The 101 Biggest Mistakes Nonprofits Make

The 101 Biggest Mistakes Nonprofits Make

Andrew Olsen has done our whole vertical a service by compiling a list of the most common mistakes that nonprofits make. Whether you are new to the nonprofit world, or have been involved for decades, there is something for everyone to learn in Olsen’s new book. My personal favorite is Mistake #75: Asking at the Wrong Time. Nonprofits now have access to sophisticated algorithms that can really help them know when they should and when they shouldn’t be asking their donors. It’s a mistake to continue to rely on antiquated RFM modeling to choose when your organization should be communicating. Do yourself a favor and order a copy. It’s like giving yourself an instant MBA in nonprofit management. 101 Biggest Mistakes Nonprofits Make...
Bearing Down

Bearing Down

Many people that work in the numbers business, including us, have been saying for a while now that the stock market is overcooked, and a big correction is inevitable – so the major dive in the Dow Jones yesterday was not a huge surprise. No matter where we end up in the next few days, many finance gurus are still predicting a drop of 30% or more. This article by David Rosenberg, the chief economist at Gluskin Sheff, was reposted by Business Insider on January 11, 2018, explains the trends in an easy to absorb manner: http://www.businessinsider.com/markets-look-stretched-rosenberg-says-2018-1 Of course, Mr. Rosenberg is counseling private investors. At Analytical Ones, we are consulting with nonprofit organizations. And all of us that worked in fundraising through the market collapse of 2008 know that philanthropy is closely tied to market performance. So, what did we learn a decade ago that will help us prepare this time around? This is what you can expect it see: The recession of 2008 had a catastrophic effect on new donor acquisition. It has only been in the last couple of years that organizations have recovered in this area. In times of economic uncertainty, donors are unlikely to add organizations to support. Large donors dried up. Again, in times of economic uncertainty, its tougher for donors to write those big checks. Loyal donors continued to give – and they gave generously. Knowing these things, here’s what we recommend you should be doing now: Even with the drop yesterday, the market is still strong. Now is the time to be investing as much as you can in new donor...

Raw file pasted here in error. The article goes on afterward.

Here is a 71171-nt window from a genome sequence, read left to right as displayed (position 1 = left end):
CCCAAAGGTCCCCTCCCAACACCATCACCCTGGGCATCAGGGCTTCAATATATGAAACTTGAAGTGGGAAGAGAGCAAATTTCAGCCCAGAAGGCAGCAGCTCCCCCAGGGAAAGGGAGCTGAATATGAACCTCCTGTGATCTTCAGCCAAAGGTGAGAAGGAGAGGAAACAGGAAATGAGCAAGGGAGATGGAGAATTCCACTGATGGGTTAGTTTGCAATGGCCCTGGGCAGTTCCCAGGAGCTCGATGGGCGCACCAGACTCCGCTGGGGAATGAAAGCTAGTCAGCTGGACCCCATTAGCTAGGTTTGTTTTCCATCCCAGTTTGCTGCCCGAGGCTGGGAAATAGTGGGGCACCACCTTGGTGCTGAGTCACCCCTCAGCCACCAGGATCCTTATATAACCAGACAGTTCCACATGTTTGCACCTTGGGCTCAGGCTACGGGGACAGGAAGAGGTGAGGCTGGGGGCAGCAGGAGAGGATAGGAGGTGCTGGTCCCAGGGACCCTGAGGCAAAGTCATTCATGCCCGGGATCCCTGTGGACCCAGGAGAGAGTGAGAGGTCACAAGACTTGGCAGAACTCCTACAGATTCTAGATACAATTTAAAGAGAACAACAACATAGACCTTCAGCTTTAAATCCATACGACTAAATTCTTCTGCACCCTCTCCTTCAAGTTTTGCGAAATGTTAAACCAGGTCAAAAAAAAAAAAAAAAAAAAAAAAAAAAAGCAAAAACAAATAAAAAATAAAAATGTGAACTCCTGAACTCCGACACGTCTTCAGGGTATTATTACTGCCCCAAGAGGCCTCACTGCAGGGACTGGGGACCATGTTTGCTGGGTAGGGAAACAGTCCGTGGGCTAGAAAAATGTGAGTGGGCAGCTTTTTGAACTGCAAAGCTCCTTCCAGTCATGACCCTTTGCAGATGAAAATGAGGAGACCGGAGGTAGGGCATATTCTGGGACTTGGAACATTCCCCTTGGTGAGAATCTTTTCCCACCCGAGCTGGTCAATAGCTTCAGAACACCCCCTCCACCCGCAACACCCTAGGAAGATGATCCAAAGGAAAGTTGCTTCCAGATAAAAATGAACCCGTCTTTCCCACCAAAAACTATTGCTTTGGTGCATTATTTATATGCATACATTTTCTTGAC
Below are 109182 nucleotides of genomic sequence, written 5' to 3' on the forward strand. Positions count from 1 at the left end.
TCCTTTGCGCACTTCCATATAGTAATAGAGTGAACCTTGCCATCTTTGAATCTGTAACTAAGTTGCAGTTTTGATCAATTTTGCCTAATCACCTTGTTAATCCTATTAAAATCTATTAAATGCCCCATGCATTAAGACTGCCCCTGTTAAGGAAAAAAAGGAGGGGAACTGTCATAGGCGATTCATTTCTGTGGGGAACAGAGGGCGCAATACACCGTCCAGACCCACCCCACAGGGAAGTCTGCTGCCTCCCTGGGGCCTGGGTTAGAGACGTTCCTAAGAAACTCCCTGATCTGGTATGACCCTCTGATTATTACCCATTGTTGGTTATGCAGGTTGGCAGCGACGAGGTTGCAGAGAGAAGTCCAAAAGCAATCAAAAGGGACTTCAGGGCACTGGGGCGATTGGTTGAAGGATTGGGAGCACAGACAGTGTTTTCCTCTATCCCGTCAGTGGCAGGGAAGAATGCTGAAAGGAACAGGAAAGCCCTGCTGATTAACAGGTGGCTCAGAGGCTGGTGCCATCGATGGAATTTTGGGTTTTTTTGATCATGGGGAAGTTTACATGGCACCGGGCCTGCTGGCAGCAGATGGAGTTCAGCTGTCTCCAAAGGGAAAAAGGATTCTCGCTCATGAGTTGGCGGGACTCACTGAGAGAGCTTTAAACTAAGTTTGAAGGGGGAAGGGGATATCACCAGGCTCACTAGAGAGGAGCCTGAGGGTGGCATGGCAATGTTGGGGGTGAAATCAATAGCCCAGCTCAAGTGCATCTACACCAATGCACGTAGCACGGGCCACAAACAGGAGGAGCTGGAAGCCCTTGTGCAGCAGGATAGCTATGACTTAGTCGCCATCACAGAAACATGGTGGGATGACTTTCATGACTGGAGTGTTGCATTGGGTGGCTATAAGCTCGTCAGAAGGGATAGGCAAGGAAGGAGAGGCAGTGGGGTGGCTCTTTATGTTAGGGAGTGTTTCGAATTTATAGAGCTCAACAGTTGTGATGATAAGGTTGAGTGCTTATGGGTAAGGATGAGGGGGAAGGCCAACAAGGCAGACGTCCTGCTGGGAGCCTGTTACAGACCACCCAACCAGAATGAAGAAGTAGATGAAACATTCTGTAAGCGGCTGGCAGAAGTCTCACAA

Empathy is the New Black

This is the third in a series of blogs on 2018 trends. You can read about the first trend here and the second here. The fourth trend for 2018 stated in the Forbes article is: We are in an era of purposeful business driven by collaboration, inclusion, and the notion of leaving the world a better place. Empathy is the NEW BLACK. Now, don’t you feel good? Nonprofit organizations have ALWAYS been about leaving the world a better place. It’s about time! The commercial world wants to align with your good cause. But here’s the bad news: The commercial world is now competing in your space, and they have a lot more marketing money to throw at it. And this will distract your donors. Over the past decades, we’ve seen a slow but steady rise in the social enterprise movement. That blend of leveraging capitalism for a good cause. Think Newman’s Own or Ronald McDonald House Charities. This trend is only going to accelerate in the next few years, and companies with strong brands are going to hook up with nonprofit organizations with strong brands and both will benefit. We have a couple of recommendations for your organization to optimize this trend. First, start imagining what an ideal partnership with a commercial entity might look like. Second, begin researching companies and come up with a list of suitors that could be potential partners. Last but certainly not least, before initiating the conversation, it will be imperative that your organization create and sustain a strong nonprofit brand. A strong commercial brand will only join forces with a equally strong nonprofit...